Historically, workplace rights and protections were less of a priority than they are today. Little attention was paid to either. According to Mark Aldrich of the Economic History Association, this attitude meant dangerous trades were far riskier than they needed to be.
“To take but one example, mining today remains a comparatively risky activity. Its annual fatality rate is about nine for every one hundred thousand miners employed,” Aldrich explains. “(But) a century ago in 1900 about three hundred out of every one hundred thousand miners were killed on the job each year.”
Conditions have vastly improved since then. Today, the U.S. has protections in place to govern workers’ rights. According to Balance Careers, more than 180 federal laws currently help ensure 10 million employers and 125 million workers nationwide are protected from unfair treatment, would-be dangers and unnecessary accidents.
Those laws are what help regulate employee working conditions rights in the areas of hiring, wages, hours and salary, discrimination, harassment, safety, employee benefits, paid time off, job applicant and employee testing, privacy, and employee rights issues.
A bachelor degree in occupational health and safety from Eastern Kentucky University can help professionals gain a deeper understanding about the importance and necessity for workers’ rights, especially as it pertains to workplace conditions.
Workplace Conditions Rights
According to the U.S. Department of Labor, workers are entitled to decent and safe working conditions as one of their employee working conditions rights. At the very least, rights should include the regulation of working time, the appropriate payment of wages, and effective oversight of occupational health and safety.
Some of the more recognized laws currently protecting workers include The Fair Labor Standards Act, The Employee Retirement Income Security Act (ERISA), The Family Medical and Family Leave Act, and The Occupational Safety and Health Act (OSHA).
The right to a safe workplace is an area of concern largely addressed by The Occupational Safety and Health Act of 1970, which prohibits any workplace practice that represents a clear risk to those employed there.
The Act ensures employers will “furnish to each of his employees employment and a place of employment which are free from recognized hazards that are causing or are likely to cause death or serious physical harm to his employees” and that they “shall comply with occupational safety and health standards promulgated under this Act.”
OSHA further promises “to assure safe and healthful working conditions for working men and women; by authorizing enforcement of the standards developed under the Act; by assisting and encouraging the States in their efforts to assure safe and healthful working conditions; by providing for research, information, education, and training in the field of occupational safety and health.”
Some of the ways OSHA ensures safety is by providing standards for on-the-job protection, including:
- Provide fall protection, such as a safety harness and lifeline
- Prevent trenching cave-ins
- Ensure the safety of workers entering confined spaces (manholes, grain bins)
- Prevent exposure to levels of noise that can damage hearing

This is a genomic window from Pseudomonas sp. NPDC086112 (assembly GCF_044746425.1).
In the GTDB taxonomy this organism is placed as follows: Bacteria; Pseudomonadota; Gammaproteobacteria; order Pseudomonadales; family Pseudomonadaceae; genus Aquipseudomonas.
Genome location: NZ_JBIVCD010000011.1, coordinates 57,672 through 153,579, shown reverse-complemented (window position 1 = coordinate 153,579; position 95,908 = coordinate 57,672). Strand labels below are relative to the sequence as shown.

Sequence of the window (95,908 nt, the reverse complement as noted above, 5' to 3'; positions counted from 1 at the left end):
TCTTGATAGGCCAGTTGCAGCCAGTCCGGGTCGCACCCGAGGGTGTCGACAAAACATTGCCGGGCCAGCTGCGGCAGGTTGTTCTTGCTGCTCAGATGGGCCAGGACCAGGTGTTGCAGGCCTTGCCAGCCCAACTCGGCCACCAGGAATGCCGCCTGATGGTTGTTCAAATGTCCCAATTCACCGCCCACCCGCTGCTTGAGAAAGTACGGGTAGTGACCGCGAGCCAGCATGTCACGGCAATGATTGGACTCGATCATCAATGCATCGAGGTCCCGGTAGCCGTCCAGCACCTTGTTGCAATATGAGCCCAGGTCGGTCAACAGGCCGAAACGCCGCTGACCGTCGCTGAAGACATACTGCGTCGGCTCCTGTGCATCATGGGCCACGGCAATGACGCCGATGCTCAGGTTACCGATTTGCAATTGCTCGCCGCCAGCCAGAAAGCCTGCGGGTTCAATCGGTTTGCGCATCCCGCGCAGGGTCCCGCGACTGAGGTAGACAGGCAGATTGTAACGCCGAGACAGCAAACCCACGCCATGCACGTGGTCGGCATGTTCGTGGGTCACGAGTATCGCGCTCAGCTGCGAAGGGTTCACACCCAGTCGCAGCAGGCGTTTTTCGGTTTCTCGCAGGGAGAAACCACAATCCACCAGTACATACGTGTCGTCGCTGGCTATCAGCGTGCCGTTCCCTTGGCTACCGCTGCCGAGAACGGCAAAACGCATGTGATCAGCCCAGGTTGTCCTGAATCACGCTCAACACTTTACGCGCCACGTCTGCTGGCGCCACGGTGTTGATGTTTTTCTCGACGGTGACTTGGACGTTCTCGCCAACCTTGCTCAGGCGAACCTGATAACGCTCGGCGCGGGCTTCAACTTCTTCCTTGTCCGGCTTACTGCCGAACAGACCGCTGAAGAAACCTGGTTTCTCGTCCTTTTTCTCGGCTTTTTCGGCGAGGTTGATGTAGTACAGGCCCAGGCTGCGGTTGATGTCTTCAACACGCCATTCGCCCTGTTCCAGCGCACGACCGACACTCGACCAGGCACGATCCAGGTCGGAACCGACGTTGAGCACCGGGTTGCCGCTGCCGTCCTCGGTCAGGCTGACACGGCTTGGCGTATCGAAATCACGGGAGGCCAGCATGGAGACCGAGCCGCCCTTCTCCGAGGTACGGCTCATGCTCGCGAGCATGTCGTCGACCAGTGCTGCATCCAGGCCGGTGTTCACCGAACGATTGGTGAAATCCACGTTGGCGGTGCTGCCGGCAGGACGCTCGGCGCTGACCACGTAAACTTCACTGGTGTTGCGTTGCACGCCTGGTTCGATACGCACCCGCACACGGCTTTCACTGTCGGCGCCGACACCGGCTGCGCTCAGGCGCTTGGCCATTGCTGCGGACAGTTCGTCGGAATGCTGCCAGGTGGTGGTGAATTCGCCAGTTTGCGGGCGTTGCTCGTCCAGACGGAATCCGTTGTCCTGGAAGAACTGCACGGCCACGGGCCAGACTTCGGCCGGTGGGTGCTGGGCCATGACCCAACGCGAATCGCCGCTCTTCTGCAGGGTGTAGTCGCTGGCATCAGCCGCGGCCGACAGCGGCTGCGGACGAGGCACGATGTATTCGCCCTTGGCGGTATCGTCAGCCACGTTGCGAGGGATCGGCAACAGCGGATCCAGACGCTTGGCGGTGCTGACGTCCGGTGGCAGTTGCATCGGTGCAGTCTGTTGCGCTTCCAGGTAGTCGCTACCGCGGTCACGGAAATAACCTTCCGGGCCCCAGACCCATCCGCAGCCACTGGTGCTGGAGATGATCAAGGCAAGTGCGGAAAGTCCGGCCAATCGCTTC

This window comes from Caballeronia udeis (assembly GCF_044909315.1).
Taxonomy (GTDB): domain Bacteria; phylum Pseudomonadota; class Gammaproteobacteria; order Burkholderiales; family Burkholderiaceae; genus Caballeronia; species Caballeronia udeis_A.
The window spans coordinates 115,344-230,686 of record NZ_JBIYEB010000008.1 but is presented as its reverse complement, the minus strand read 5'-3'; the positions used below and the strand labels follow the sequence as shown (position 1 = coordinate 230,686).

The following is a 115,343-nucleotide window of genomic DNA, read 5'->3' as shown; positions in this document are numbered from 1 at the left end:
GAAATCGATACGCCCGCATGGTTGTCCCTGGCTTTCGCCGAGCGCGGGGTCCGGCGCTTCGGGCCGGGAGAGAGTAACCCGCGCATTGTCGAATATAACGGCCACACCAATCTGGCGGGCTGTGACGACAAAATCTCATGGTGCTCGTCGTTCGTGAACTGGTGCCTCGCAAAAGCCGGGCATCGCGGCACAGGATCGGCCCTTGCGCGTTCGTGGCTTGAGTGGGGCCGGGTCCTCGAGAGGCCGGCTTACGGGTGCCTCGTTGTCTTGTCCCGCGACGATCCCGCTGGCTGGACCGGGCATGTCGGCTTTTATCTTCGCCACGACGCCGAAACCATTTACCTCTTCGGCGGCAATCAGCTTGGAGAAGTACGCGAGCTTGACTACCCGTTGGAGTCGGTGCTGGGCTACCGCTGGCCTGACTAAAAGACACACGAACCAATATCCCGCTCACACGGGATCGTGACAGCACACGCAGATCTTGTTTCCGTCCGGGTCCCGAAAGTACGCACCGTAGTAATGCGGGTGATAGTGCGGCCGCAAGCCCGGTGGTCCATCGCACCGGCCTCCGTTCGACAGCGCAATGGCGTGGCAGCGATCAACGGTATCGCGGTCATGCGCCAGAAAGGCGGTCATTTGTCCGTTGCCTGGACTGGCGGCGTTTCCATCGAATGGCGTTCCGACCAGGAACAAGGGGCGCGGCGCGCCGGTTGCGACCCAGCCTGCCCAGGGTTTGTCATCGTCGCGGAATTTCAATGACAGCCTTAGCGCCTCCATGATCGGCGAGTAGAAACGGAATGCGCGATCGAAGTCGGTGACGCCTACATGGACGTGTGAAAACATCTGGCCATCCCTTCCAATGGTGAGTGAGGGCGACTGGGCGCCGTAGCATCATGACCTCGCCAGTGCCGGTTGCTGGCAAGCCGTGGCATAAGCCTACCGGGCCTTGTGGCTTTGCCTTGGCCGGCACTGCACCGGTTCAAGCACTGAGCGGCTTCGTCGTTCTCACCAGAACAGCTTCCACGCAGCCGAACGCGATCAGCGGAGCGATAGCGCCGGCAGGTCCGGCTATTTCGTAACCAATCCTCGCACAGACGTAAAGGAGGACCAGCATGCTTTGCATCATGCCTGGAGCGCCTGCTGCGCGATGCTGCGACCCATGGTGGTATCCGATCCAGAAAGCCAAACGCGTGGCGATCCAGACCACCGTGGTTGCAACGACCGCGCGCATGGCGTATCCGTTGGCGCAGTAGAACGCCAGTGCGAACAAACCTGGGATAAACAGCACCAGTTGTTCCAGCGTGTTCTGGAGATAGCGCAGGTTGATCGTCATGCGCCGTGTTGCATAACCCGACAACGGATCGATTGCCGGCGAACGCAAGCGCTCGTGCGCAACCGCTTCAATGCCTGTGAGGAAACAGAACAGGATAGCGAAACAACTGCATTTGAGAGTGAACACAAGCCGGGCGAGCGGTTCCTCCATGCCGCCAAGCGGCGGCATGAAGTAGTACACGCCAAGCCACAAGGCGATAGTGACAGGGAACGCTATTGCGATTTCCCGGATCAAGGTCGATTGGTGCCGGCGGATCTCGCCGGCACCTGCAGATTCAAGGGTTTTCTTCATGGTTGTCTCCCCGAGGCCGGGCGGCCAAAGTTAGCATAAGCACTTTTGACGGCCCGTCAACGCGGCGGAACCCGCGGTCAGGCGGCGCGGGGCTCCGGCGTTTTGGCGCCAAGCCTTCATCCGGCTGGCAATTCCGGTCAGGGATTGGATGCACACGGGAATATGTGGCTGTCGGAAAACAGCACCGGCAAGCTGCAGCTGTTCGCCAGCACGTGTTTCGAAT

- Put guards on machines
- Prevent exposure to harmful levels of substances such as asbestos or lead
- Provide workers with respirators and safety equipment (free of charge)
A Safer Future
On a worldwide scale, an estimated 2.8 million work-related deaths still happen every year according to “The Heart of the Future of Work: Building on 100 Years of Experience,” a report released earlier this year by the International Labor Organization (ILO). A far greater number of workers—374 million—suffer non-fatal on-the-job injuries and illnesses annually.
While those deaths largely point to circulatory disease, cancer and respiratory disease as main causes, the effects of those who pass on are staggering. The annual total lost days of work resulting from work-related injuries and illnesses equals almost 4% of the world’s gross domestic product.
The ILO report makes its own recommendations to help policymakers and stakeholders combat present workplace safety challenges moving forward. They include:
- Adopt a multidisciplinary approach; build stronger links to public health work.
- Enhance worker understanding of OSH issues.
- Strengthen national legislation, requiring stronger collaboration between governments, workers and employers.
“As well as more effective prevention for established risks, we are seeing profound changes in our places and ways of working,” said Manal Azzi, technical specialist on OSH at ILO. “We need safety and health structures that reflect this, alongside a general culture of prevention that creates shared responsibility.”
One way of learning more about that responsibility is by pursuing a bachelor degree in occupational health and safety. It helps provide the background and skills necessary for a career in occupational safety that includes workers’ rights and protections in the United States.
About Eastern Kentucky University’s Online Bachelor of Science in Occupational Safety (BSOS) Degree
Eastern Kentucky University’s online bachelor degree in occupational health and safety offers a range of online health and safety courses, including Human Factors in Occupational Safety and Safety and Health Program Management.
For more information, or to apply, contact EKU today.
U.S. safety history stats: Economic History Association
Laws statistics: The Balance
OSHA Safety Act definition: OSHA
OSHA standards: OSHA
Future safety recommendations: Safety and Health Magazine